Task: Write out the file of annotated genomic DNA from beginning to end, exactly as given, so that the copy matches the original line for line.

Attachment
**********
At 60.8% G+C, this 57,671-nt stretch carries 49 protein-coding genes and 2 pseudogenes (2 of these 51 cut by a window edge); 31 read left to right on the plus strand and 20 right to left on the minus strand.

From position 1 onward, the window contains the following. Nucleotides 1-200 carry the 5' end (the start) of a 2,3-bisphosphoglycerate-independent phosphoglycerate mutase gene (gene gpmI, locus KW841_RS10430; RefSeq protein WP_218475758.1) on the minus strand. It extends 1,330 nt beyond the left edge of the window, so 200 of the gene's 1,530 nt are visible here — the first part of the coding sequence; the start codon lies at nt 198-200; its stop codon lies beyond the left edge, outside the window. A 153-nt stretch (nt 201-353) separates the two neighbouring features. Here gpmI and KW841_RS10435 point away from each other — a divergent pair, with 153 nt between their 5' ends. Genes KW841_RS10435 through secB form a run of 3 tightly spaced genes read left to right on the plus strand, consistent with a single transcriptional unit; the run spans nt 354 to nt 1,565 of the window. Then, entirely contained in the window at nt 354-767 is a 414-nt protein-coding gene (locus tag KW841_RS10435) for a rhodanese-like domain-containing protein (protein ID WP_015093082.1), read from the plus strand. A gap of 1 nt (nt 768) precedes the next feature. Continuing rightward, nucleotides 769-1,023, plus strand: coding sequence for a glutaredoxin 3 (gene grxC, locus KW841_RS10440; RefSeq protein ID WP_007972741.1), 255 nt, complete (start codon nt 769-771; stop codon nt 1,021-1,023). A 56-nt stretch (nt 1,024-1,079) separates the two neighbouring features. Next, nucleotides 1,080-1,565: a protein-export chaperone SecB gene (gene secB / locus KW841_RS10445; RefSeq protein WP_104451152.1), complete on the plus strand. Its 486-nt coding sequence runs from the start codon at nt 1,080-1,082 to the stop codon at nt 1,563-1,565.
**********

At 60.8% G+C, this 57,671-nt stretch carries 49 protein-coding genes and 2 pseudogenes (2 of these 51 cut by a window edge); 31 read left to right on the plus strand and 20 right to left on the minus strand.

From position 1 onward, the window contains the following. Nucleotides 1-200 carry the 5' end (the start) of a 2,3-bisphosphoglycerate-independent phosphoglycerate mutase gene (gene gpmI, locus KW841_RS10430; RefSeq protein WP_218475758.1) on the minus strand. It extends 1,330 nt beyond the left edge of the window, so 200 of the gene's 1,530 nt are visible here — the first part of the coding sequence; the start codon lies at nt 198-200; its stop codon lies beyond the left edge, outside the window. A 153-nt stretch (nt 201-353) separates the two neighbouring features. Here gpmI and KW841_RS10435 point away from each other — a divergent pair, with 153 nt between their 5' ends. Genes KW841_RS10435 through secB form a run of 3 tightly spaced genes read left to right on the plus strand, consistent with a single transcriptional unit; the run spans nt 354 to nt 1,565 of the window. Then, entirely contained in the window at nt 354-767 is a 414-nt protein-coding gene (locus tag KW841_RS10435) for a rhodanese-like domain-containing protein (protein ID WP_015093082.1), read from the plus strand. A gap of 1 nt (nt 768) precedes the next feature. Continuing rightward, nucleotides 769-1,023, plus strand: coding sequence for a glutaredoxin 3 (gene grxC, locus KW841_RS10440; RefSeq protein ID WP_007972741.1), 255 nt, complete (start codon nt 769-771; stop codon nt 1,021-1,023). A 56-nt stretch (nt 1,024-1,079) separates the two neighbouring features. Next, nucleotides 1,080-1,565: a protein-export chaperone SecB gene (gene secB / locus KW841_RS10445; RefSeq protein WP_104451152.1), complete on the plus strand. Its 486-nt coding sequence runs from the start codon at nt 1,080-1,082 to the stop codon at nt 1,563-1,565.